There are many sources and lists of objects to follow. These published lists are a strategic way to attack the sky from the first object M74 - a face-on spiral galaxy in the constellation Cetus in the west as soon as the sky is dark enough, all the way to the last and possibly difficult M30 – a globular cluster in Capricornus as you battle a brightening eastern sky. Obviously, this marathon would have to be done on a Saturday night as you will be up all night long. This year March 28 will be the best date as the new moon occurs on the 26th.

The best approach is to plan your path and study star charts. We live in an era of computerized, GOTO telescopes that move to specific targets at the click of a button. However, to enjoy the true meaning of the marathon, turn off the drive and star hop to visually find the objects. This approach trains the observer to memorize many of these locations. It might seem like a great feat but is no worse than memorizing where various family members and friends live. Have a great time, even if you find part of the list. Such an event would make a great addition to your logbook or log sheet.

Comet Lulin has put on a great show for stargazers around the world. It is special events such as this that lure the general public outdoor to find such a bright object. Although its closest passage to Earth occurred on Feb 24th when it swung below the planet Saturn, Lulin should be visible throughout the month of March but dimming quickly. Steve Irvine’s spectacular image shows the pair. The glow of the Full Worm Moon on the 10th will hamper your search. Comet Lulin takes on a greenish colour thanks to the cyanogen and carbon gasses and sported a lovely tail and rare anti-tail that has since subsided.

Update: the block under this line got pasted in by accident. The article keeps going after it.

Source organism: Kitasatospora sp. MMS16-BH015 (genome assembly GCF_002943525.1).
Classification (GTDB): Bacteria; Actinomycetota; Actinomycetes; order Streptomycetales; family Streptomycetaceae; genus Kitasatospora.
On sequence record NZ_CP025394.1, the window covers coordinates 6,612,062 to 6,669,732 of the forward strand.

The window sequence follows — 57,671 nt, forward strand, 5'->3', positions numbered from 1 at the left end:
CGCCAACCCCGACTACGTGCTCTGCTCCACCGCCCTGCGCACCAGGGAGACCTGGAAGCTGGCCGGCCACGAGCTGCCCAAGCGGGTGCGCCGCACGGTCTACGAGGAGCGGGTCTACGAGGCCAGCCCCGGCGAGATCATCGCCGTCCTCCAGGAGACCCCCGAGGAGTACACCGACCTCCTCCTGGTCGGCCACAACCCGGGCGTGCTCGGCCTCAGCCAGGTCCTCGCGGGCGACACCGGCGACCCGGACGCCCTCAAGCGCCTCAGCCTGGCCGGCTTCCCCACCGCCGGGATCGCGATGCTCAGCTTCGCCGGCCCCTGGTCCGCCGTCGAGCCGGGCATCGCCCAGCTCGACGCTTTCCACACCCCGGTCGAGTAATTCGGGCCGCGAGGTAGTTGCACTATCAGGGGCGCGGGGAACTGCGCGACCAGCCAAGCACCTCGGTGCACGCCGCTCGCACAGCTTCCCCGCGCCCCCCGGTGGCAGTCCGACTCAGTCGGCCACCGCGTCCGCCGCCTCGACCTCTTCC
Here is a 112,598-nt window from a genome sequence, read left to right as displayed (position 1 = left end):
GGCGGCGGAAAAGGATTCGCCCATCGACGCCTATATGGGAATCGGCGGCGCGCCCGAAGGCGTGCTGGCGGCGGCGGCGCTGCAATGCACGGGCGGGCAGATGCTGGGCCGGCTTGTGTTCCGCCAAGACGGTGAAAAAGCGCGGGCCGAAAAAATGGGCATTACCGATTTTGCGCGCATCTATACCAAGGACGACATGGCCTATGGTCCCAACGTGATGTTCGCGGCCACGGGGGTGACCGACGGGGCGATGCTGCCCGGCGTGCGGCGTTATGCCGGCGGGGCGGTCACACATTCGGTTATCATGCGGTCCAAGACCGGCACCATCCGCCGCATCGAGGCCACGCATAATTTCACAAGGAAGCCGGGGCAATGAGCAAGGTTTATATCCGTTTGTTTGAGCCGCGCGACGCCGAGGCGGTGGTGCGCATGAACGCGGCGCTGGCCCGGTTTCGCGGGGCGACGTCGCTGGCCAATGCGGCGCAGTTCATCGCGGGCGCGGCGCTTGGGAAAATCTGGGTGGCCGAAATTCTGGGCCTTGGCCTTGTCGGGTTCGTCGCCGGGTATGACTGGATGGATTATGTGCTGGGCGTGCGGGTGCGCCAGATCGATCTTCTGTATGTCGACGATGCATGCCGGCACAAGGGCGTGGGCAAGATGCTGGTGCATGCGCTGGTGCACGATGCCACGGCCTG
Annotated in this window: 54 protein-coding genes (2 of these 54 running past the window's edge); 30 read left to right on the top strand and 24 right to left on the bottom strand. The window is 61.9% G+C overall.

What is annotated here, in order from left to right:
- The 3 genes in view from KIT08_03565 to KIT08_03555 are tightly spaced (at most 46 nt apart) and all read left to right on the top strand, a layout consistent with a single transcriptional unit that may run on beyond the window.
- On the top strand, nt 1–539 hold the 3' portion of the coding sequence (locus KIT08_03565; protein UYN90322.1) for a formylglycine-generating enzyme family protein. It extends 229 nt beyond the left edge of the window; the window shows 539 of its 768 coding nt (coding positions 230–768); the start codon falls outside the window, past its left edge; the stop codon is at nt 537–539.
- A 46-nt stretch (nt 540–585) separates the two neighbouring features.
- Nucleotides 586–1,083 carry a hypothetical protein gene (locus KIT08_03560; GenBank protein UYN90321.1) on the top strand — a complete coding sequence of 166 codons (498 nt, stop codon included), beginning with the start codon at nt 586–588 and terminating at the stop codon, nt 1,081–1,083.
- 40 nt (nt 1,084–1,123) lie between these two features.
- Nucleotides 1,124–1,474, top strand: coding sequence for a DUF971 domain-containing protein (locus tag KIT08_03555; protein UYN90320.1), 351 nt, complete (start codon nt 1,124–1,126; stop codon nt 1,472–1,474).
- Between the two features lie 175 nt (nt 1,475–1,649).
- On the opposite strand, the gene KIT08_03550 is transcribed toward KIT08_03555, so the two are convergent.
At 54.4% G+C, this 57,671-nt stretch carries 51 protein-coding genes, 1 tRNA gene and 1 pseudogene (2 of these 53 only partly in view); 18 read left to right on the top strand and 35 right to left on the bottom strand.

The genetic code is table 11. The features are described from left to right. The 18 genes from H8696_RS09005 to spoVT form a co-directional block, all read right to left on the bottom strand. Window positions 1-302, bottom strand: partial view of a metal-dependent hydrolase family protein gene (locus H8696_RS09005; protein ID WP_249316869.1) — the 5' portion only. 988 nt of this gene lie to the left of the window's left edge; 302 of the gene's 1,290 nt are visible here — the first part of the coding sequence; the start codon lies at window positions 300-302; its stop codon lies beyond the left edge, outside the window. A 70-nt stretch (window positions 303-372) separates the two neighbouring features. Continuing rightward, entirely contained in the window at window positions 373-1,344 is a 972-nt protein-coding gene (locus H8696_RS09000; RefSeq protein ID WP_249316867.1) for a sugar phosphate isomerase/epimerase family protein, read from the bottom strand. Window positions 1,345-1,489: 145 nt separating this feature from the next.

The bright planet Venus is beginning to sink back to the western horizon. This is the best time to view it in a telescope. Now the planet is taking on dramatic phase structure. In its track around the Sun, Venus (as all planets) are moving counterclockwise. So Venus is now moving toward us and appears larger but the sun’s illumination is getting thinner. A word of caution, do not attempt to find Venus with your telescope or binoculars when it gets too close to the Sun during the last week of March. You might catch unfiltered sunlight and permanently damage your eye.


It will time to adjust your clocks one hour ahead on Sunday, March the 8th. This now means you will start observing an hour later. Also, keep in mind to alter the conversion between your time zone and Universal Time. Jupiter is now pushing up the eastern sky and can be seen before sunrise. This planet should be easier to image this year as it is moving up the ecliptic and therefore we should have less turbulence to deal with.

Till next month, clear skies everyone.

Gary Boyle

eNews date: 
Sunday, March 1, 2009